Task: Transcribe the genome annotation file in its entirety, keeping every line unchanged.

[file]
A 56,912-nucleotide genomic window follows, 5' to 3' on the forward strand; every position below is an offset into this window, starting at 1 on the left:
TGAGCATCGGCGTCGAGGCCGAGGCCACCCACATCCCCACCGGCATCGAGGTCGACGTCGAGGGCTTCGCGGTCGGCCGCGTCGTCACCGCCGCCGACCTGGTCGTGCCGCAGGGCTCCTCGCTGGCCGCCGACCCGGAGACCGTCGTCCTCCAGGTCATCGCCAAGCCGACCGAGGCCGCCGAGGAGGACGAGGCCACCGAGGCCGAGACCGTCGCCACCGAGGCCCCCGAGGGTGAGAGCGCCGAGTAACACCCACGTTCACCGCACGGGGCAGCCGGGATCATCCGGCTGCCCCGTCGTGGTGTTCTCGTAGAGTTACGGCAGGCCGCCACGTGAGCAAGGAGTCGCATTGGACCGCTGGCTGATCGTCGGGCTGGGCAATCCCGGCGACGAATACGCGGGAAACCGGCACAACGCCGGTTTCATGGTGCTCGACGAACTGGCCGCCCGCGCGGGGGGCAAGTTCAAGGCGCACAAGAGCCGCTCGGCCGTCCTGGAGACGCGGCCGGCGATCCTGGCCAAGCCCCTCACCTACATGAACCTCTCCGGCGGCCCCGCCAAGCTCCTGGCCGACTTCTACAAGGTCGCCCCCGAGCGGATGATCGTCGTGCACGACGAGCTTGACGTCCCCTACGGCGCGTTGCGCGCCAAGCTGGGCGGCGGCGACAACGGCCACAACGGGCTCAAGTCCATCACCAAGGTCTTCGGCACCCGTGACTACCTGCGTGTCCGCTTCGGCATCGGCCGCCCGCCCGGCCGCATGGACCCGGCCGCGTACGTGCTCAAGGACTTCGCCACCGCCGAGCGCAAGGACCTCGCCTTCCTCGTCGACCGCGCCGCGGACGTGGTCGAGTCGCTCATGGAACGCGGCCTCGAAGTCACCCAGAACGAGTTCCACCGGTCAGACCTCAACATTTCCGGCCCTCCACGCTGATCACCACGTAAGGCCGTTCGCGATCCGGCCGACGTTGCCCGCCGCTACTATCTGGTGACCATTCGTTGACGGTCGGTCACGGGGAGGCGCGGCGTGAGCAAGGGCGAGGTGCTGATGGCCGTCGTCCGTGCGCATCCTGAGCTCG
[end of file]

A 56,912-nucleotide genomic window follows, 5' to 3' on the forward strand; every position below is an offset into this window, starting at 1 on the left:
TGAGCATCGGCGTCGAGGCCGAGGCCACCCACATCCCCACCGGCATCGAGGTCGACGTCGAGGGCTTCGCGGTCGGCCGCGTCGTCACCGCCGCCGACCTGGTCGTGCCGCAGGGCTCCTCGCTGGCCGCCGACCCGGAGACCGTCGTCCTCCAGGTCATCGCCAAGCCGACCGAGGCCGCCGAGGAGGACGAGGCCACCGAGGCCGAGACCGTCGCCACCGAGGCCCCCGAGGGTGAGAGCGCCGAGTAACACCCACGTTCACCGCACGGGGCAGCCGGGATCATCCGGCTGCCCCGTCGTGGTGTTCTCGTAGAGTTACGGCAGGCCGCCACGTGAGCAAGGAGTCGCATTGGACCGCTGGCTGATCGTCGGGCTGGGCAATCCCGGCGACGAATACGCGGGAAACCGGCACAACGCCGGTTTCATGGTGCTCGACGAACTGGCCGCCCGCGCGGGGGGCAAGTTCAAGGCGCACAAGAGCCGCTCGGCCGTCCTGGAGACGCGGCCGGCGATCCTGGCCAAGCCCCTCACCTACATGAACCTCTCCGGCGGCCCCGCCAAGCTCCTGGCCGACTTCTACAAGGTCGCCCCCGAGCGGATGATCGTCGTGCACGACGAGCTTGACGTCCCCTACGGCGCGTTGCGCGCCAAGCTGGGCGGCGGCGACAACGGCCACAACGGGCTCAAGTCCATCACCAAGGTCTTCGGCACCCGTGACTACCTGCGTGTCCGCTTCGGCATCGGCCGCCCGCCCGGCCGCATGGACCCGGCCGCGTACGTGCTCAAGGACTTCGCCACCGCCGAGCGCAAGGACCTCGCCTTCCTCGTCGACCGCGCCGCGGACGTGGTCGAGTCGCTCATGGAACGCGGCCTCGAAGTCACCCAGAACGAGTTCCACCGGTCAGACCTCAACATTTCCGGCCCTCCACGCTGATCACCACGTAAGGCCGTTCGCGATCCGGCCGACGTTGCCCGCCGCTACTATCTGGTGACCATTCGTTGACGGTCGGTCACGGGGAGGCGCGGCGTGAGCAAGGGCGAGGTGCTGATGGCCGTCGTCCGTGCGCATCCTGAGCTCG